Walter would eventually get the last laugh. In the final episode to air, “Kim Moves Out,” Jerry Minor’s character and his wife Ellen (Kim Hawthorne) argue over something seemingly minor but really very important: Walter thinks his Bill Cosby impression is spot-on and worthy to be exhibited at social gatherings; Ellen believes the exact opposite. This was first revealed at a building party, when Ellen openly forbade Walter to do it. With the rest of the episode having to do with Kim moving out, Walter and Ellen supplied the hilarious B story with three scenes on their own, interspersed throughout the half hour. In the first scene, the two are in bed when they continue to fight about it. Ellen earnestly believed that if he had done the Cosby impression they would lose all respect from the neighbors for life. The second time, Walter stole a moment alone to contort his face like Cosby in front of a mirror, before Ellen called for him from the other room. In the post-credits scene, after the heavy A-story had concluded, in the final scene from the series, we finally witnessed and heard Minor’s impression (good, but not ground-breaking.) Of course, Ellen caught him, but Walter, in a rare and possibly only moment of triumph, told her to kiss his ass in the Cosby voice. We never find out if he ended up killed by his wife’s hand moments later, but it is obvious that Kim Hawthorne found it difficult to hide a smile.
I wrote final episode “to air” because of the existence of “Clowntime is Over,” a never broadcast installment that is available on the DVD (and YouTube.) The only reason why HBO chose not to air it was probably due to it being kind of wildly out of tone from the rest of the series. For one thing, Louie at one point in “Clowntime is Over” admitted to being happy. For another, it is very weird, the only time in Lucky Louie‘s history that C.K.’s surrealist and silly comedic tendencies from his short films and early stand-up broke free from his old man bitterness: when the clown hired for Lucy doesn’t show, Kim dressed Louie up with materials found in the apartment, giving birth to Mr. Pizza Box Man.
There was even a dance, not similar but not completely different from Britta Perry’s classic pizza dance five years later (how nobody ever gif’d C.K.’s dance I have no idea. Bad internet.) Mr. Pizza Box Man was a hit, and C.K. started to earn money from making appearances. But then he tried to perform his weak shtick on some teenagers and lost all confidence. The story resolved itself when a frustrated Louie got in a brawl with two guys who made fun of him while waiting for a bus. In the B-story, Kim and Ellen’s frustration over a ballet teacher not giving their kids any real ballet time without the offer in a refund resolved itself by — the two repeatedly shoving her. The last scene was simply Louie and Kim looking at each other and seeing that they were both beaten. The entire episode clocked in at twenty one minutes and thirty seconds, the shortest in the series.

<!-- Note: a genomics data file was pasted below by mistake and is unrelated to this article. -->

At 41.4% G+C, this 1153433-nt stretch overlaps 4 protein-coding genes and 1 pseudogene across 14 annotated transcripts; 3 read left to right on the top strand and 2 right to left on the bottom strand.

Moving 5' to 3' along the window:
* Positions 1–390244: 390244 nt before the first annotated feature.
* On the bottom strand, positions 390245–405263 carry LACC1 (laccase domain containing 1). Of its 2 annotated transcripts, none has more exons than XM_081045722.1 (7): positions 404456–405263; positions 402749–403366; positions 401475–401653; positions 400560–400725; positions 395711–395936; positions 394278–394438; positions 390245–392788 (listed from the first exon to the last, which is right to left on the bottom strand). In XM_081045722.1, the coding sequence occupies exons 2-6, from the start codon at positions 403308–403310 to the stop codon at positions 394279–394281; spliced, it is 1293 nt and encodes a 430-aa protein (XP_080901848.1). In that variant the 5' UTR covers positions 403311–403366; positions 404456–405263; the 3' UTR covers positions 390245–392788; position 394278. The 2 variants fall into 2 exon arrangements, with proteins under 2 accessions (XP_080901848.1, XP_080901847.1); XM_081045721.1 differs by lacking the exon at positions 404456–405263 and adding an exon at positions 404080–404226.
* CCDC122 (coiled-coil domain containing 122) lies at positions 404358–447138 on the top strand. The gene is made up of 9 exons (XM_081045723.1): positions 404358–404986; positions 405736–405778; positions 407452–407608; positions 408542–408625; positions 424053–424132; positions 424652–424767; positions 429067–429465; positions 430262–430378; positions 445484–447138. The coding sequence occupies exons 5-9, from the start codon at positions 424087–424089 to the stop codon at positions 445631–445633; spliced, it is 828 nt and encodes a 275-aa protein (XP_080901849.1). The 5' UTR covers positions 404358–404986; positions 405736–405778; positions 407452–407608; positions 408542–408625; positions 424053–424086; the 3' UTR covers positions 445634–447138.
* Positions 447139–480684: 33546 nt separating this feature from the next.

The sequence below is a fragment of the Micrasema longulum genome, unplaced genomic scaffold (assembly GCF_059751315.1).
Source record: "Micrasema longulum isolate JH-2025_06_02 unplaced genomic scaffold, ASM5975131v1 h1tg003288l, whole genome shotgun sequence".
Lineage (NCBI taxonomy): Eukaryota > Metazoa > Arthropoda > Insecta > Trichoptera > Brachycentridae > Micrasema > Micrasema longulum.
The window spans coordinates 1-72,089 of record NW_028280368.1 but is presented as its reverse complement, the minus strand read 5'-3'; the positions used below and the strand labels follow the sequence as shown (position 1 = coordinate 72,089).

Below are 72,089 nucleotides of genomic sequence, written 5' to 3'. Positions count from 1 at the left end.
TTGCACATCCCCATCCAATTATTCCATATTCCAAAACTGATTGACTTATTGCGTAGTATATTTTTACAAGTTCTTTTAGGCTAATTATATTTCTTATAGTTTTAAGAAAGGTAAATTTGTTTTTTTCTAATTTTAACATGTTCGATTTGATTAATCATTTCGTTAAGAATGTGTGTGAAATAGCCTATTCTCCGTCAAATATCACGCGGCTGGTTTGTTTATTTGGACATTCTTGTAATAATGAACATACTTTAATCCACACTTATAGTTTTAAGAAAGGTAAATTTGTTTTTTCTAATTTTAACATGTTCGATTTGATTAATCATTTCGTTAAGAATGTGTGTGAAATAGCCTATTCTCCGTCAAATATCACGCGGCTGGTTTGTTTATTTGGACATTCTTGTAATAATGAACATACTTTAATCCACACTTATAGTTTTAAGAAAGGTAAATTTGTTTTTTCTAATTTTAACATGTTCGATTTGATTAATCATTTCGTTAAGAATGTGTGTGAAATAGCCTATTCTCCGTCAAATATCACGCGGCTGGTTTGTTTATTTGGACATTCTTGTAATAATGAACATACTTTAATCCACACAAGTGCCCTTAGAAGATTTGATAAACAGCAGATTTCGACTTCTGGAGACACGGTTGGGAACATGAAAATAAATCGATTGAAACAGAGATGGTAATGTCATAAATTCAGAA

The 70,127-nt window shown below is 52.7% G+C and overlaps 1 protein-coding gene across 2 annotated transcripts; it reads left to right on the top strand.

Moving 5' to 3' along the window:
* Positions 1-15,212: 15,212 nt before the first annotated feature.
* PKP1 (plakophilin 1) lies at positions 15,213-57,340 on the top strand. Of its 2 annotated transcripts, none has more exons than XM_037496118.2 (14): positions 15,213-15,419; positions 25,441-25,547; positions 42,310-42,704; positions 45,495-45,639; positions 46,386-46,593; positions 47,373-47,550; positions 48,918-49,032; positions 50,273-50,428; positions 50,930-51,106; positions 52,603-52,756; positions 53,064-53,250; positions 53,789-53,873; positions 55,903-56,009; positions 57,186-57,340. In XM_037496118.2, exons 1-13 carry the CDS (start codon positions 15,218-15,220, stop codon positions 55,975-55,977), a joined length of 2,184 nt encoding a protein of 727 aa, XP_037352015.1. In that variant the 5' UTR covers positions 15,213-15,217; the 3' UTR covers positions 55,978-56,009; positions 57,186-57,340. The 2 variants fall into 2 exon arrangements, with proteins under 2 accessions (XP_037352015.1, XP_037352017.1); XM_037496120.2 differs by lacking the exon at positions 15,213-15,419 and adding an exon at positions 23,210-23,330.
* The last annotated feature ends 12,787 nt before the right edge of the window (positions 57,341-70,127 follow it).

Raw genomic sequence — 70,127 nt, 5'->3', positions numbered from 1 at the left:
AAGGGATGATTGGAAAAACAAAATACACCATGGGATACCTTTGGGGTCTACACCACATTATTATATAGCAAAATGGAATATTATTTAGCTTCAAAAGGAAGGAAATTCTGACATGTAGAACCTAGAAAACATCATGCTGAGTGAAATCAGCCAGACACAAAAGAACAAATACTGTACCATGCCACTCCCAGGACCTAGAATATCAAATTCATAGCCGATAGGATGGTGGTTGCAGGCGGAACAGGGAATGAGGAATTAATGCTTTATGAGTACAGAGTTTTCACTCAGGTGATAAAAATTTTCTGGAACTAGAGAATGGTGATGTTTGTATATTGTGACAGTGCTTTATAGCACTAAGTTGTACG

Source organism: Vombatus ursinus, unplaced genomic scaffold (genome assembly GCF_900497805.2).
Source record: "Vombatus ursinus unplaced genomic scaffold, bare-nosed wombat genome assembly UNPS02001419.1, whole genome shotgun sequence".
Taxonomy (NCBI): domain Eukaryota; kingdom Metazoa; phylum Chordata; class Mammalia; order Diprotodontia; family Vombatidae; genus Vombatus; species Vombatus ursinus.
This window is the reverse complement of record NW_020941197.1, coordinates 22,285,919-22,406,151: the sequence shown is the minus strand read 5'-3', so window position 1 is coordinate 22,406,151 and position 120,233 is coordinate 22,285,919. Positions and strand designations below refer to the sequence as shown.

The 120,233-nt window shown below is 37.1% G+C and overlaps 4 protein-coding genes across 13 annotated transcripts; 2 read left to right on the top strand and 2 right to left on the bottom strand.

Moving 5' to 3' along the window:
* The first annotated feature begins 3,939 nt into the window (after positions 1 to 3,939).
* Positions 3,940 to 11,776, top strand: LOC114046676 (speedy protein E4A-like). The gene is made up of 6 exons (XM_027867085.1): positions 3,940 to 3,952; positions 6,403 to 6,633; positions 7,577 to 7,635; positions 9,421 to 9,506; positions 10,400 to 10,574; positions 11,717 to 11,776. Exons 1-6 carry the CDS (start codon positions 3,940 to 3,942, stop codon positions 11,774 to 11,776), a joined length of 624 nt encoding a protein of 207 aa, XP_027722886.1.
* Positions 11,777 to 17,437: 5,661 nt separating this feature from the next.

As we know, the show Louie isn’t afraid to be silly, so long as it’s under some sort of dark cloud, and along with that sensibility Louis brought along some of the cast from Lucky Louie to his critically acclaimed FX series. Pamela Adlon — who I am always surprised to find was the voice of Bobby Hill no matter how many times I read it — played Pamela, the woman Louis eventually fell for in season two (spoiler: it didn’t work out.) Nick DiPaolo, who appeared in two episodes as the building superintendent (his solution to changing a door lock was to switch it with the neighbor’s door) occasionally pops up to bust Louis and some poker players’ balls. Todd Barry showed up as a sarcastic (shocking) comic book store owner in “Long Weekend.” (Barry’s role of insulting Louis to no end was played on Lucky Louie by Jim Norton, who on the series always seemed to look like he had just walked out of a mental ward: when he graduated to jorts late in the series run, it was a marked sartorial improvement.) C.K. has yet to get Emma Stone on Louie — she is a lot busier than she was seven years ago when she was 17 years old, playing Laura Kightlinger’s bratty daughter that had a tendency to sleep with middle-aged men from Freaks and Geeks and offered oral pleasure to C.K.’s character just for being nice.
C.K. is infamously a one-man writing staff on Louie, but had he not disliked the entire normal process of producing a comedy it is likely he would have retained some of the talent he had working for him: Mike Royce, former executive producer of Everybody Loves Raymond, had the same title on Lucky Louie, and penned the aforementioned Emma Stone episode “Get Out”; Dino Stamatopoulos was an original writer along with C.K. on Late Night with Conan O’Brien, wrote on Mr. Show, played Starburns and wrote on Community, and wrote the particularly funny episode “Control”; comedian Greg Fitzsimmons was a staff writer, as was Dan Mintz, who currently voices the great Tina Belcher on Bob’s Burgers.
Ultimately, Lucky Louie was good, not great, and when you consider all of the things that took place as a result of it being cancelled, everything worked out pretty well for most everyone involved. The show probably deserves a little better than being known as a historical curiosity; instead it should get credit for its attempt at being something different, for being honest, for being honest to goodness funny (most important of all), and for not committing the sin most sitcoms it was commenting on while simultaneously celebrating it of making continuity errors. In fact, a few running gags that emerged throughout the series were surprising and pleasurable, even if they weren’t necessarily on purpose — when food is thrown away, Louie always tried to eat it anyway; Rick Shapiro’s breaking down a two word phrase shtick was treated a little differently all three times he did it, to increasingly humorous results; and my favorite, which was most likely an accident but added an unexpected level of nuance to the Louie character, Louie masturbating to Jessica Simpson and saying he wasn’t “jerking off to her music,” then in a later episode singing along to her sister Ashlee’s “Boyfriend” to drown out his daughter’s screaming. This intelligent treatment of a just-about-dead multicam sitcom format made the surprising news of C.K. attempting to develop a network sitcom starring Ashley Tisdale last year all the more intriguing, but ultimately CBS passed. Leave it to television to keep Louis C.K. humble.